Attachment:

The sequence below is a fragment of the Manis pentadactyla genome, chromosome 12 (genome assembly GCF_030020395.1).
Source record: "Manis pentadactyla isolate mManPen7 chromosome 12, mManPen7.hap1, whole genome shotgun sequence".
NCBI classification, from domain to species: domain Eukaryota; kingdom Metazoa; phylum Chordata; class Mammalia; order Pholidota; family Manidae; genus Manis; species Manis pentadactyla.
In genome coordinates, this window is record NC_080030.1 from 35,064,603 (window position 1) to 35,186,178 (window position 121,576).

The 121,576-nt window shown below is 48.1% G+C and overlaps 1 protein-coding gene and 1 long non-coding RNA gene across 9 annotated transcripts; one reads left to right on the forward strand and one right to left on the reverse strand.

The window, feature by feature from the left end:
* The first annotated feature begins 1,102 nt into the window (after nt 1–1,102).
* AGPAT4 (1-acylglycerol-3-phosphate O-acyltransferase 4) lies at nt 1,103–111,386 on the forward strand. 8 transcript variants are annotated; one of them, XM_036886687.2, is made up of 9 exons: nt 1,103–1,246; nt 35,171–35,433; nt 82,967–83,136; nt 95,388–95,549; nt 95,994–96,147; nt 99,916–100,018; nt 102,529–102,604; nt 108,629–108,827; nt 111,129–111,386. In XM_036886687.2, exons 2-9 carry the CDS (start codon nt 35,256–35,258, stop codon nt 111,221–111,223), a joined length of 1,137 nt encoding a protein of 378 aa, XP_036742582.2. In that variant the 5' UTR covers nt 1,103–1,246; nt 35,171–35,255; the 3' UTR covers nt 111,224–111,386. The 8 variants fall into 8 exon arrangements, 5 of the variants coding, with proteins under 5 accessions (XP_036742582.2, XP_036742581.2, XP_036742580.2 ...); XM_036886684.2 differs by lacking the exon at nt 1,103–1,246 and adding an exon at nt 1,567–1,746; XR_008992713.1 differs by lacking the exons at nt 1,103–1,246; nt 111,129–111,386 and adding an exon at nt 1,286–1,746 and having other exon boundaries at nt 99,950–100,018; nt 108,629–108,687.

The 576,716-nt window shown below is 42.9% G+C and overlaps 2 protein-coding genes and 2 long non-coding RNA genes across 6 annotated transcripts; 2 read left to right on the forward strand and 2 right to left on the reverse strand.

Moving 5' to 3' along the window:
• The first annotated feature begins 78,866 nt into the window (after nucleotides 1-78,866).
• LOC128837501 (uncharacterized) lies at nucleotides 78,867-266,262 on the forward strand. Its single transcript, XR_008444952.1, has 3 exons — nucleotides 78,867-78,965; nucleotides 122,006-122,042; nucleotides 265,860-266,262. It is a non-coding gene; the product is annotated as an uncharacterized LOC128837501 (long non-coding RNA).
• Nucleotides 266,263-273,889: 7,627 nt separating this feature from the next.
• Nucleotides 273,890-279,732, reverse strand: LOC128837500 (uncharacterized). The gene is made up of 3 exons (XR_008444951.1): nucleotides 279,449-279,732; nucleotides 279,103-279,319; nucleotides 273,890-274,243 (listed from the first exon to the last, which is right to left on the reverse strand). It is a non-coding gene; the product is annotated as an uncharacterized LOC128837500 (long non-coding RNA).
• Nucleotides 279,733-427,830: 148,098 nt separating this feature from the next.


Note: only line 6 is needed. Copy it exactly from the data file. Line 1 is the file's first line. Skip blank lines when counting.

The window, feature by feature from the left end: